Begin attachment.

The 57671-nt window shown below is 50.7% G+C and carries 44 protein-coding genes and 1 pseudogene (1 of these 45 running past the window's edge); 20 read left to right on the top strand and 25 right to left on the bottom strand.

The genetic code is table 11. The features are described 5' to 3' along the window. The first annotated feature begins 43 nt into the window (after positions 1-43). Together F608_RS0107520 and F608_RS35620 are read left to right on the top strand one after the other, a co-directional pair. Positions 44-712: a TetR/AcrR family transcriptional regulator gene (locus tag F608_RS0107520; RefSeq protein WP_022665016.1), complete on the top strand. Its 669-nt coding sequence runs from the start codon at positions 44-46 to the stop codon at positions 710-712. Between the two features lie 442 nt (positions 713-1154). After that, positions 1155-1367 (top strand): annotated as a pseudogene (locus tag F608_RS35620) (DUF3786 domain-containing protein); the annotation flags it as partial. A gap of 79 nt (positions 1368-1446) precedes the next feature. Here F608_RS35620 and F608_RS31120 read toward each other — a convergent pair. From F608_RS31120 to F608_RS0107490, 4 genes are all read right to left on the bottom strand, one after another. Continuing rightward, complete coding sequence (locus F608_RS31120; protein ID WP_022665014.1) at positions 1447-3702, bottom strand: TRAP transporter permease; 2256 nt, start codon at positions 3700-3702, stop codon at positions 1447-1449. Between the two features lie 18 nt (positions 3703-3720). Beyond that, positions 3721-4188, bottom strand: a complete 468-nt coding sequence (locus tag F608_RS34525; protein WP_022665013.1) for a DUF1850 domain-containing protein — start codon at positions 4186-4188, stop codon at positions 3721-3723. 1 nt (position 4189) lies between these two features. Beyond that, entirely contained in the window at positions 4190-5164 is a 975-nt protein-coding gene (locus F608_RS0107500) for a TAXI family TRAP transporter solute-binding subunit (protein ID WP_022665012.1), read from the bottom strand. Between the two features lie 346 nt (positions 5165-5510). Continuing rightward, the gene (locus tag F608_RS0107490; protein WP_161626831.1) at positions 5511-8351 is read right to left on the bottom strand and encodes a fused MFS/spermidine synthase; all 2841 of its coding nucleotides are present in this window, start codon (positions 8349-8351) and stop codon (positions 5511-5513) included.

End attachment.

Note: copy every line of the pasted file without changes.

The 57671-nt window shown below is 50.7% G+C and carries 44 protein-coding genes and 1 pseudogene (1 of these 45 running past the window's edge); 20 read left to right on the top strand and 25 right to left on the bottom strand.

The genetic code is table 11. The features are described 5' to 3' along the window. The first annotated feature begins 43 nt into the window (after positions 1-43). Together F608_RS0107520 and F608_RS35620 are read left to right on the top strand one after the other, a co-directional pair. Positions 44-712: a TetR/AcrR family transcriptional regulator gene (locus tag F608_RS0107520; RefSeq protein WP_022665016.1), complete on the top strand. Its 669-nt coding sequence runs from the start codon at positions 44-46 to the stop codon at positions 710-712. Between the two features lie 442 nt (positions 713-1154). After that, positions 1155-1367 (top strand): annotated as a pseudogene (locus tag F608_RS35620) (DUF3786 domain-containing protein); the annotation flags it as partial. A gap of 79 nt (positions 1368-1446) precedes the next feature. Here F608_RS35620 and F608_RS31120 read toward each other — a convergent pair. From F608_RS31120 to F608_RS0107490, 4 genes are all read right to left on the bottom strand, one after another. Continuing rightward, complete coding sequence (locus F608_RS31120; protein ID WP_022665014.1) at positions 1447-3702, bottom strand: TRAP transporter permease; 2256 nt, start codon at positions 3700-3702, stop codon at positions 1447-1449. Between the two features lie 18 nt (positions 3703-3720). Beyond that, positions 3721-4188, bottom strand: a complete 468-nt coding sequence (locus tag F608_RS34525; protein WP_022665013.1) for a DUF1850 domain-containing protein — start codon at positions 4186-4188, stop codon at positions 3721-3723. 1 nt (position 4189) lies between these two features. Beyond that, entirely contained in the window at positions 4190-5164 is a 975-nt protein-coding gene (locus F608_RS0107500) for a TAXI family TRAP transporter solute-binding subunit (protein ID WP_022665012.1), read from the bottom strand. Between the two features lie 346 nt (positions 5165-5510). Continuing rightward, the gene (locus tag F608_RS0107490; protein WP_161626831.1) at positions 5511-8351 is read right to left on the bottom strand and encodes a fused MFS/spermidine synthase; all 2841 of its coding nucleotides are present in this window, start codon (positions 8349-8351) and stop codon (positions 5511-5513) included.